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  • richardmitnick 6:38 am on August 26, 2014 Permalink | Reply
    Tags: Applied Research & Technology, Gerontology,   

    From Brown: “Care improves with culture change” 

    Brown University
    Brown University

    August 25, 2014
    David Orenstein 401-863-1862

    If a nursing home makes an extensive investment in “culture change” it will see improvements in quality of care, according to a new study led by Brown University gerontology researchers.

    Benefits of cultural change Creating warm residential-style common areas is one of many cultural changes that improve quality of care. Opportunities for residents to make choices, schedules that are less restrictive, and care decisions informed by front line staff are all part of cultural change. Photo: Wayne Dion for Tockwotton Home

    Culture change is a rethinking of nursing home operations and structure to allow a more residential lifestyle for residents, more resident choice in schedules and activities, and more front-line staff input into care management. Residents, for example, may become able to decide when to go to lunch and nurse’s aides may get a seat at the table in designing care processes. Across the country nursing homes are at various stages of implementing such changes, ranging from not at all to extensively.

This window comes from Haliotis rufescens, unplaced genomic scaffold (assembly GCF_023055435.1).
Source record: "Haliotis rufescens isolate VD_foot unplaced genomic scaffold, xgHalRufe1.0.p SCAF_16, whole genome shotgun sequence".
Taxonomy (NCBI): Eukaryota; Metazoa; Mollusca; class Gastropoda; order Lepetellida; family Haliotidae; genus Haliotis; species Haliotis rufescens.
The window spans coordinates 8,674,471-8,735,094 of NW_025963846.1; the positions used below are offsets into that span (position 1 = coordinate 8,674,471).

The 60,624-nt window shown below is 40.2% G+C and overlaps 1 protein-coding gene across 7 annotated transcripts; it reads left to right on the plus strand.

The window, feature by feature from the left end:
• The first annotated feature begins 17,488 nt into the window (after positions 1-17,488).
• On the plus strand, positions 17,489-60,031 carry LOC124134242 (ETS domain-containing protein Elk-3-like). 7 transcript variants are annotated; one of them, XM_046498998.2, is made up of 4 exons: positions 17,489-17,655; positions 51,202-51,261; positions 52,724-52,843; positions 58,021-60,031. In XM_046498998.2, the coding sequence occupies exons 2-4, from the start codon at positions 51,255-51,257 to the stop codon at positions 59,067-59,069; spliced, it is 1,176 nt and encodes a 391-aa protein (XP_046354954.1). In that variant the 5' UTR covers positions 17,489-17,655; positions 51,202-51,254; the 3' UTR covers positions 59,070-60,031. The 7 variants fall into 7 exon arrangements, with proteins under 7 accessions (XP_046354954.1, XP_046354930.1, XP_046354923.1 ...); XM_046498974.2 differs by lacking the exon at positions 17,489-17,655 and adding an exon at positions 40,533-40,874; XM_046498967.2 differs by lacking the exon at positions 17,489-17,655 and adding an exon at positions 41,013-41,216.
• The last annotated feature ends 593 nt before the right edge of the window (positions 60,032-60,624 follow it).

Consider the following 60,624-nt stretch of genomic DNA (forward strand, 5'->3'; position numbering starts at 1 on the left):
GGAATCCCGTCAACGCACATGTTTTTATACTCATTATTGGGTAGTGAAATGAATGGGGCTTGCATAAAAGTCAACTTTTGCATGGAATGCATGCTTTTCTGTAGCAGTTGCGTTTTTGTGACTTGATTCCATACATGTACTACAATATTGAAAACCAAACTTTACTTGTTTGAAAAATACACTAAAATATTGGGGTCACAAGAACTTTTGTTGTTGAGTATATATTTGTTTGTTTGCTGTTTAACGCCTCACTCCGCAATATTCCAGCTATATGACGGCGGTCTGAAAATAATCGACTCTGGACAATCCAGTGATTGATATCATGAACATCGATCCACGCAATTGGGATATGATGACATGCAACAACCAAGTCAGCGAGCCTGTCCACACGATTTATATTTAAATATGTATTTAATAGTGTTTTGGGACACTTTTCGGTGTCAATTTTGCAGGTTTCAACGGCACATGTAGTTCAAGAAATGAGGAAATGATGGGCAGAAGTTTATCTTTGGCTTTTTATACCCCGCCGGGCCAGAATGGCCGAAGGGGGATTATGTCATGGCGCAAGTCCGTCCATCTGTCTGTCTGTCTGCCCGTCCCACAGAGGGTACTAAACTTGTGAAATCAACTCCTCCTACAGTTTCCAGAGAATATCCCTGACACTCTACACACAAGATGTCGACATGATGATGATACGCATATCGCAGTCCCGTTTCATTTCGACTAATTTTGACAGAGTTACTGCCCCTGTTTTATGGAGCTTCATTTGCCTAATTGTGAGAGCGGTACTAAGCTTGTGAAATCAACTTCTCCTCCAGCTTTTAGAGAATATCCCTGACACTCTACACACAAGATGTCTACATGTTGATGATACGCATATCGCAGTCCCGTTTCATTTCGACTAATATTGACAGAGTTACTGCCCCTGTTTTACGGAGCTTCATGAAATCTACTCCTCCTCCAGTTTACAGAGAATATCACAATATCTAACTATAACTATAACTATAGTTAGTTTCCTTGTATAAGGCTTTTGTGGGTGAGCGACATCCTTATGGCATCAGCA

In the new study, a research team led by Susan Miller, professor of health services policy and practice at the Brown University School of Public Health, focused on homes that had recently accomplished some degree of implementation. Miller’s goal was not only to measure whether culture change introduction produced improvements in care quality but to do so for nursing homes that had implemented a similar extent of culture change practice by 2009-10.